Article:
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Price’s nomination as HHS secretary raises questions for insurers
The nomination of Rep. Tom Price (R-GA) as secretary of Health and Human Services has some insurers asking questions about future Trump administration policies. As a lawmaker in Congress, Price sought to curb insurers’ use of narrow networks and raised concerns about value-based care models, which are designed to encourage a focus on quality of care, reports Bruce Jaspen of Forbes.
Health industry calls on Trump to help calm insurance worries
Leaders from across the health industry are encouraging President-elect Donald Trump to take steps to stabilize the health insurance market. The Healthcare Leadership Council, a multi-sector industry organization, has sent Trump an open letter asking him to ensure cost-sharing subsidies are maintained during any transition period built into a repeal of the Affordable Care Act. Amy Lotven from InsideHealthPolicy reports (subscriber’s content).
ACA battle begins as party leaders visit members on Hill
President Barack Obama and Vice President-elect Mike Pence met with Congressional members from their respective parties yesterday to design strategies for the battle over the Affordable Care Act (ACA). Pence told Republican leaders repealing the ACA was the top priority for President-elect Trump; the caucus discussed passing a bill for Trump’s signature by February 20. Obama urged his fellow Democrats to rally public support against a repeal of the law. Peter Sullivan and Jordan Carney of The Hill have the story.
Some Republicans wary of repeal without replace strategy
Prominent Republican officials are questioning Republican Congressional leaders’ strategy to pass a repeal of the Affordable Care Act (ACA) without a replacement plan ready. Senator Susan Collins (R-ME), Sen. Rand Paul (R-KY) and other Republican leaders have cautioned against GOP leaders’ plans to draft replacement legislation over the next few years during a phase-out of the ACA. The Senate has begun the process of repealing the ACA, write Noam Levery and Lisa Mascaro of the Los Angeles Times.
Risk corridor case certified as class action
An insurer lawsuit against the federal government for failing to pay out risk corridor claims will proceed as a class action suit. A judge has certified any institution or individual that exceeded expected costs and offered Qualified Health Plans under the Affordable Care Act had a right to join the suit, according to Timothy Jost of Health Affairs Blog.
School-based telehealth could help alleviate health related absences
Some data and education experts believe implementing school-based telehealth programs could curb health related absences. Telemedicine is becoming increasingly common in schools, as more school-based health officials use the tool to consult with parents on treatment. Michael Ollove of The Pew Charitable Trust explores the topic.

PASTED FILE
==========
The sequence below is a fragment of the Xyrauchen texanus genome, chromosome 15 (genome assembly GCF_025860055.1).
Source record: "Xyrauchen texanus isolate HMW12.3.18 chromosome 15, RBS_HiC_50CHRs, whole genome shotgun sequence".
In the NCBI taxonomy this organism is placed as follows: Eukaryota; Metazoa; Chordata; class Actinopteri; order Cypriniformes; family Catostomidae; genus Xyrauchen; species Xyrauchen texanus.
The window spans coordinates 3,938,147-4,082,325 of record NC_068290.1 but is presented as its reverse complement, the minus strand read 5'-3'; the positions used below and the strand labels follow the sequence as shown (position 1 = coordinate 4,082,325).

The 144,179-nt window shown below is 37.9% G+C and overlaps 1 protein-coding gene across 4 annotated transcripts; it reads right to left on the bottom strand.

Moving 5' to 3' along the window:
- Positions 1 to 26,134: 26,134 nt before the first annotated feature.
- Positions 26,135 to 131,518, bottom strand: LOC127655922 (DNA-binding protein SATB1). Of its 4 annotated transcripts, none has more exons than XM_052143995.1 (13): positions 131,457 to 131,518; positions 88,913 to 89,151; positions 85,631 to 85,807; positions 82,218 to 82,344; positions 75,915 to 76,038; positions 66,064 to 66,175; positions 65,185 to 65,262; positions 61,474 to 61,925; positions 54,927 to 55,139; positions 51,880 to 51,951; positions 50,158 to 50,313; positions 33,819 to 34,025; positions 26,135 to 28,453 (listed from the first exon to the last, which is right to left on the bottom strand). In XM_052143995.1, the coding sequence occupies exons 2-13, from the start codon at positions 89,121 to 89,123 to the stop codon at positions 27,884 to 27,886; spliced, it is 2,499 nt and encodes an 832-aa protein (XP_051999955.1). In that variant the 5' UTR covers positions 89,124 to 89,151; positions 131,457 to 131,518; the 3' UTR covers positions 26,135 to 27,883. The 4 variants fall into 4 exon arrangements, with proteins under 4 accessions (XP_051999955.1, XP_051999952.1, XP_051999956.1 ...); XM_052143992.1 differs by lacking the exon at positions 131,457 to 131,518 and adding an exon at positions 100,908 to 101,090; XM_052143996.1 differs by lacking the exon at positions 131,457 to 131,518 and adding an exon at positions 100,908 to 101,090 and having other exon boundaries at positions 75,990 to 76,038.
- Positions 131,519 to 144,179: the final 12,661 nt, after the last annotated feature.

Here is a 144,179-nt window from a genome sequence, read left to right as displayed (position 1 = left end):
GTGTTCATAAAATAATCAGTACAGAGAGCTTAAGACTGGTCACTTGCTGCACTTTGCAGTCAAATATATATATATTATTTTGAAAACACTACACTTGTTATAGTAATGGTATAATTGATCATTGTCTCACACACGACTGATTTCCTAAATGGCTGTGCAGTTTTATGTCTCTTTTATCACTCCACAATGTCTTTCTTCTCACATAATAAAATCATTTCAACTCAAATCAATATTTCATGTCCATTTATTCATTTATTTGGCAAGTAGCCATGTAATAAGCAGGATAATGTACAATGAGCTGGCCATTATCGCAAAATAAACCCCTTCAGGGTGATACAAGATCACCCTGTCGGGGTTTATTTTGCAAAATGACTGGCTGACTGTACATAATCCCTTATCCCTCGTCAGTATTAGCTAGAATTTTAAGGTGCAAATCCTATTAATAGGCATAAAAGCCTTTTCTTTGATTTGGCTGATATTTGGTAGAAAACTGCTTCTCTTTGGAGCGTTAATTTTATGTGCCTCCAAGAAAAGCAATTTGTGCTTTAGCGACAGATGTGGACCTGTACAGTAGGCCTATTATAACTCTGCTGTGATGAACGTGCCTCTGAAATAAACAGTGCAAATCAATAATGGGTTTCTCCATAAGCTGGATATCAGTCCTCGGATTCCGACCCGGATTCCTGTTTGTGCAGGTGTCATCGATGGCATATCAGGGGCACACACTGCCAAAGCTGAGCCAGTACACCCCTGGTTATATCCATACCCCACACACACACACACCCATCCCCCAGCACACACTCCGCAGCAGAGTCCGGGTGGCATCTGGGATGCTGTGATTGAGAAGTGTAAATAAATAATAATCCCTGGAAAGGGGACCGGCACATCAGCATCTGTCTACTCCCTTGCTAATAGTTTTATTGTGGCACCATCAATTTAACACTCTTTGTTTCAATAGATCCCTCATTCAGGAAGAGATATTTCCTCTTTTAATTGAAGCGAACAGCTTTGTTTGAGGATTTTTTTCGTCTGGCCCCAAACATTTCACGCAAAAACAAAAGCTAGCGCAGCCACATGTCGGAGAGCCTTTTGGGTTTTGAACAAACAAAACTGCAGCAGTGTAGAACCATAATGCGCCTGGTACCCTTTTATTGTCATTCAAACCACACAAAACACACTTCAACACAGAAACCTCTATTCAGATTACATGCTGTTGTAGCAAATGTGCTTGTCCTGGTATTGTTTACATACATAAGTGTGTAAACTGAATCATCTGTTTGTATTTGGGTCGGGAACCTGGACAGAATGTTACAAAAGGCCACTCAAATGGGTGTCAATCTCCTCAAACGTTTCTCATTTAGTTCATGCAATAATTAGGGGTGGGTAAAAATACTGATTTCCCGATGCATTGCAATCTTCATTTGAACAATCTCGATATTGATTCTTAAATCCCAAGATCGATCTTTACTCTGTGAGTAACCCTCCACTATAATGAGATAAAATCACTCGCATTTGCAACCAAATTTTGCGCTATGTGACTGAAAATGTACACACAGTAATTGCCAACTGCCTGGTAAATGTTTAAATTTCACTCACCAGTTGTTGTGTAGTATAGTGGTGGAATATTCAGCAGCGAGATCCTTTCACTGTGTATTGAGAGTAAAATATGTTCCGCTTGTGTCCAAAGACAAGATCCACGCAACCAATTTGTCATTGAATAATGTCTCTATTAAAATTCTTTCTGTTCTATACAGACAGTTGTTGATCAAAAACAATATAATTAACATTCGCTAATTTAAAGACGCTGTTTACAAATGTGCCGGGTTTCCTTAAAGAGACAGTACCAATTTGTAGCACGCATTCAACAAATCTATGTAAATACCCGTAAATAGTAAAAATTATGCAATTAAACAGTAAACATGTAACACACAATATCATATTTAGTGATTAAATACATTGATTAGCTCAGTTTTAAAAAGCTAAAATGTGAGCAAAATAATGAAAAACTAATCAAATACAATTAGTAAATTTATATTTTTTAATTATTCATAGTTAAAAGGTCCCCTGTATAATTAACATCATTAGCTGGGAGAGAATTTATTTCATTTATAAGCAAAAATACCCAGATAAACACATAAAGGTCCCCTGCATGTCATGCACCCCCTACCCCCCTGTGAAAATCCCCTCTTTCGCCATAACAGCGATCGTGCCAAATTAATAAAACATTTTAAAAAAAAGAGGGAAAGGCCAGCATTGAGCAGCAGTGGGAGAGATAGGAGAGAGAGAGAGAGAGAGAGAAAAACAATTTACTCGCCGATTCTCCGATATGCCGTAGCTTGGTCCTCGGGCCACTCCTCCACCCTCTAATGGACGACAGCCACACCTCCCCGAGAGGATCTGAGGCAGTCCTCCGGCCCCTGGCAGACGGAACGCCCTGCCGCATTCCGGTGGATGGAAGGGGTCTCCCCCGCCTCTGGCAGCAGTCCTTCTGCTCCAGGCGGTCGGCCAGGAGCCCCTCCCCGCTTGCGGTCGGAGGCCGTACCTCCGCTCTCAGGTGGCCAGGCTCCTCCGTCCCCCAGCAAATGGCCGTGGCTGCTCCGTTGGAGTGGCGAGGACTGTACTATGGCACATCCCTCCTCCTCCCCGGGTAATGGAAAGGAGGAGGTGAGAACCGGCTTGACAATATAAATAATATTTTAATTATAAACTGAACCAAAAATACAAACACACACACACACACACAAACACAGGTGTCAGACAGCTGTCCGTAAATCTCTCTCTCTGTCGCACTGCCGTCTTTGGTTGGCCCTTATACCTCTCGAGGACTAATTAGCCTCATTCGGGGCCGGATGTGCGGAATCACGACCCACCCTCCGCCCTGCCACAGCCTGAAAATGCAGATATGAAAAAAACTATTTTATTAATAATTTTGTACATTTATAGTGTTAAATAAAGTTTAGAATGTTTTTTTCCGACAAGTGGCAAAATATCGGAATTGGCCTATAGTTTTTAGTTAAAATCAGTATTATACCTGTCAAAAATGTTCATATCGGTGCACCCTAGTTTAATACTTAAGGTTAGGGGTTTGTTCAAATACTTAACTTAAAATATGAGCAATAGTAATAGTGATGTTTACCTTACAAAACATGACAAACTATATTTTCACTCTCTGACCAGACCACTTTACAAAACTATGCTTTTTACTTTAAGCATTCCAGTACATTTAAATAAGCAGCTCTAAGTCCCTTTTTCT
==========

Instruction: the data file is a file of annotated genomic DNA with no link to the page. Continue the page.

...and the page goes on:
Studies of Note
In this feature, the Media Monitoring Report shares a selection of notable research studies within the health care industry.
Bundled Payments Work, Study Finds, but HHS Nominee No Fan
Kaiser Health News
January 5, 2017
An analysis of Centers for Medicare and Medicaid Services payment data finds hospitals implementing bundled payment models save money on treatment without adversely affecting care. According to the study, led by University of Pennsylvania Leonard Davis Institute of Health Economics Fellow Amol Navathe, M.D. PhD, hospitals spent $5,500 less per treatment episode for hip replacements than hospitals that do not adopt bundled treatments.
Telemedicine and Education
The Cost of Full Repeal of the Affordable Care Act
Committee for a Responsible Budget
January 4, 2017
An analysis of budgeting data conducted by the Committee for a Responsible Budget finds a full repeal of the Affordable Care Act (ACA) could cost the federal government $350 billion over the next 10 years. The analysis relies heavily on Congressional Budget Office data, and also provides a breakdowns of savings and costs for repealing individual provisions of the ACA.
Children’s Health Care
Spending on Children’s Personal Health Care in the United States, 1996-2013
December 27, 2016
Annual spending on health care for children and adolescents increased by more than $80 billion in 2013, according to a study led by David Geffen School of Medicine at UCLA Graduate Student Anthony Bui, MPH. Bui and colleagues examined and compared annual data collected by the Health Metrics and Evaluation Disease Expenditure 2013 project to reach their findings.